Friday, December 02, 2005

A visit to "The Colbert Report"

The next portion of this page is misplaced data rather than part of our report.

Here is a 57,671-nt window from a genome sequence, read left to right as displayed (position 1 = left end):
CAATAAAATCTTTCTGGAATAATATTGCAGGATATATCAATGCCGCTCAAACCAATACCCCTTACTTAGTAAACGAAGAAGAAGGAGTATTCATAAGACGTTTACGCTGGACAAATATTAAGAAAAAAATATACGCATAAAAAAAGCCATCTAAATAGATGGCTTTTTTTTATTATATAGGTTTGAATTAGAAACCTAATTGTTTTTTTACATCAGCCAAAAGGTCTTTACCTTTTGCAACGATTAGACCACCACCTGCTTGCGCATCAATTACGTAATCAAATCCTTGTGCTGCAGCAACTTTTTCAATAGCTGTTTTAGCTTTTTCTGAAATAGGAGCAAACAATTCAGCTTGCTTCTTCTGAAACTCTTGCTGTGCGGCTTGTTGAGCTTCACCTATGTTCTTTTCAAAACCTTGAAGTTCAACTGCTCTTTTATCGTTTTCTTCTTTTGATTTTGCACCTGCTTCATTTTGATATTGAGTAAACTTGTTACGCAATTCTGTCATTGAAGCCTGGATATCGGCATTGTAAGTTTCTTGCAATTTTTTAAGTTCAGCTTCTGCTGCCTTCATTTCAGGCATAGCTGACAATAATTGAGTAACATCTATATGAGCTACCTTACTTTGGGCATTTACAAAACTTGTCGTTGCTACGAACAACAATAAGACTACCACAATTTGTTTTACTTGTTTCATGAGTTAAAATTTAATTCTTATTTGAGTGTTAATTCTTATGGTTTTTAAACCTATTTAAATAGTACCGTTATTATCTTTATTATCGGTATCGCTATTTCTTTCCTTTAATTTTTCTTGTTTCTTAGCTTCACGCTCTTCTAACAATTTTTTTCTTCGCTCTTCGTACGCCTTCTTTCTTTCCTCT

Not long after "The Colbert Report" premiered on Comedy Central in October, I requested tickets to a taping. We went to last night's show at the studio on West 54th St. in Manhattan (the old "Daily Show" studio). The routine was the same as when we went to a TDS taping back in November 2000: we waited outside in line for about two hours, then went into the waiting room for another 15 minutes before getting into the studio itself. The stage manager made a few jokes and let us know how he would cue us to cheer during intros and commercial breaks. Then the warmup guy came out and made fun of some of the people in the audience and used a few jokes from his usual standup set. Finally, just before the taping, Stephen Colbert himself came out, running around the set and milking us for tremendous applause. He answered a few questions, staying in "character" the whole time, then they started the actual taping. If you saw the show Thursday night, we were sitting two rows up, directly behind Rick Springfield when he made his quick appearance to help Stephen get "Jesse's Girl" out of his head. But they used a camera angle that didn't have us in it, and it was dark where we were sitting anyway. After the Herb Alpert reference mid-show, when they played part of "Spanish Flea," the in-studio commercial break music was all Herb Alpert, and Stephen sat at his desk miming the following: playing a trumpet in time with the music, mixing himself a drink, and a little dancing. It was fantastic: I could practically see the shaker and tumbler in front of him. He flubbed one line in the last segment (about the face transplant) and they had to start over, which meant we had to laugh at the same jokes twice, but otherwise it was a fine show. I figured out why they leave all of Stephen's prompter mis-reads in the show. Each act is one continuous take, and if he messes up part of the "Word" segment (for example), they have to redo the show from the beginning of the segment, which might be five or six minutes. It's hard to laugh at the same jokes a second time, so I think it's a wise production decision to go with the flow the way they do. And he's making fewer mistakes, so it's becoming less of an issue. We would have loved to see the "On Notice/Dead to Me" list make another appearance, but that's probably a once in a while gimmick. Still, it was great fun, and I'll have to think about going to another TDS taping sometime just for kicks. I still want to be in Conan O'Brien's audience, too. I've got until 2009 to do that one (the show might move to LA after that, when he takes over Leno's job).

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